Comparison of cranial ultrasound and MRI for detecting BRAIN injury in extremely preterm infants and correlation with neurological outcomes at 1 and 3 years Academic Article uri icon

abstract

  • This study aimed to investigate the accuracy of different grades of brain injuries on serial and term equivalent age (TEA)-cranial ultrasound imaging (cUS) as compared to TEA magnetic resonance imaging (MRI) in extremely preterm infants < 28 weeks, and determine the predictive value of imaging abnormalities on neurodevelopmental outcome at 1 and 3 years. Seventy-five infants were included in the study. Severe TEA-cUS injury had high positive predictive value-PPV (100%) for predicting severe MRI injury compared to mild to moderate TEA-cUS injury or severe injury on worst cranial ultrasound scan. Absence of moderate to severe injury on TEA cUS or worst serial cUS was a good predictor of a normal MRI (negative predictive values > 93%). Severe grade 3 injuries on TEA-US had high predictive values in predicting abnormal neurodevelopment at both 1 and 3 years of age (PPV 100%). All grades of MRI and worst serial cUS injuries poorly predicted abnormal neurodevelopment at 1 and 3 years. Absence of an injury either on a cranial ultrasound or an MRI did not predict a normal outcome. Multiple logistic regression did not show a significant correlation between imaging injury and neurodevelopmental outcomes.Conclusion: This study demonstrates that TEA cUS can reliably identify severe brain abnormalities that would be seen on MRI imaging and positively predict abnormal neurodevelopment at both 1 and 3 years. Although MRI can pick up more subtle abnormalities that may be missed on cUS, their predictive value on neurodevelopmental impairment is poor. Normal cUS and MRI scan may not exclude abnormal neurodevelopment. Routine TEA-MRI scan provides limited benefit in predicting abnormal neurodevelopment in extremely preterm infants. What is Known: • Preterm neonates are at increased risk of white matter and other brain injuries, which may be associated with adverse neurodevelopmental outcome. • MRI is the most accurate method in detecting white matter injuries. What is New: • TEA-cUS can reliably detect severe brain injuries on MRI, but not mild/moderate lesions as well as abnormal neurodevelopment at 1 and 3 years. • TEA-MRI brain injury is poor in predicting abnormal neurodevelopment at 1 and 3 years and normal cUS or MRI brain injury may not guarantee normal neurodevelopment.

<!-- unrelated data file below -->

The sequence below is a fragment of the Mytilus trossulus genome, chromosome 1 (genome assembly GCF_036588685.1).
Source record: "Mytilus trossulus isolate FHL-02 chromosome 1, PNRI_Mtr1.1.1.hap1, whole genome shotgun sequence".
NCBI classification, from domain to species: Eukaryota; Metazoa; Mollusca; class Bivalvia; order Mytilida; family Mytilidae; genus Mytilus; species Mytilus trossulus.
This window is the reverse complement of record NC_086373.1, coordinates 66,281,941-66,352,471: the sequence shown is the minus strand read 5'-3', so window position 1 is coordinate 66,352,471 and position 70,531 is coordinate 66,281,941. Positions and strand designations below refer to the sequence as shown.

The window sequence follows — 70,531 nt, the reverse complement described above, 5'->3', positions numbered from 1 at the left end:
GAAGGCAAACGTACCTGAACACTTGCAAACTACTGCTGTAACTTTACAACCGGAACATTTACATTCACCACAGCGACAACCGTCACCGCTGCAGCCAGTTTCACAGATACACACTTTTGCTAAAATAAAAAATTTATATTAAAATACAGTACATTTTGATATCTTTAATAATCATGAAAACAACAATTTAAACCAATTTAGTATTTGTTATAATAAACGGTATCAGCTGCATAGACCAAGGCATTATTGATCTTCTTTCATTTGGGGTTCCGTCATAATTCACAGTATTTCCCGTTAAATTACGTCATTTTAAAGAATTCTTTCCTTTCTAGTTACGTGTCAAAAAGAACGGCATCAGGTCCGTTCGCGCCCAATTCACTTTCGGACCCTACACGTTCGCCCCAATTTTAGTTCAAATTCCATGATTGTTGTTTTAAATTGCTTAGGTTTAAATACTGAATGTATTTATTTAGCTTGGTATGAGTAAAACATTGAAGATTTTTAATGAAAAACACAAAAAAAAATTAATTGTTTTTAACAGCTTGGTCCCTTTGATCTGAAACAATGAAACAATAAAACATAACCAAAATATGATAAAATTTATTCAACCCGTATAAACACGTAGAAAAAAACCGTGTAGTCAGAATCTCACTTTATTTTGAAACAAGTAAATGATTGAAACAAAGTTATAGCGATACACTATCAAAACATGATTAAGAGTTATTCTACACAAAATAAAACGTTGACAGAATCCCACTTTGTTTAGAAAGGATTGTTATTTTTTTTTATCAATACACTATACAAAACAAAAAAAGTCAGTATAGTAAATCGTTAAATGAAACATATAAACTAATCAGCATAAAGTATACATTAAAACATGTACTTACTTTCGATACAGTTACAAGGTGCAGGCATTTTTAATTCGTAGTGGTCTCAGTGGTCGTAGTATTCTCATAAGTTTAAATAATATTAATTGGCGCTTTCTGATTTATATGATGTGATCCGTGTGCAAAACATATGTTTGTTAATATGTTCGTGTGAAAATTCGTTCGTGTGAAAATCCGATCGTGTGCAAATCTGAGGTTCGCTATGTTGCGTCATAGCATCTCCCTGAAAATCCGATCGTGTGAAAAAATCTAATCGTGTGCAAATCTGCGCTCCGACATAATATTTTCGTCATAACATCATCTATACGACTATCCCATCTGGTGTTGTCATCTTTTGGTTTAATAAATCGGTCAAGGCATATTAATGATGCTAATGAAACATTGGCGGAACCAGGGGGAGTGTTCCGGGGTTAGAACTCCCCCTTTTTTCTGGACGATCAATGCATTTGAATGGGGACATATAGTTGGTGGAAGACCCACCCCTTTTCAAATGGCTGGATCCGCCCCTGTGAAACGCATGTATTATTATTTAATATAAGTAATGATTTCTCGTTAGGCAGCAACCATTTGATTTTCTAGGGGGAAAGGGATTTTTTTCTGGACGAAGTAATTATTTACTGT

publication date

  • 2019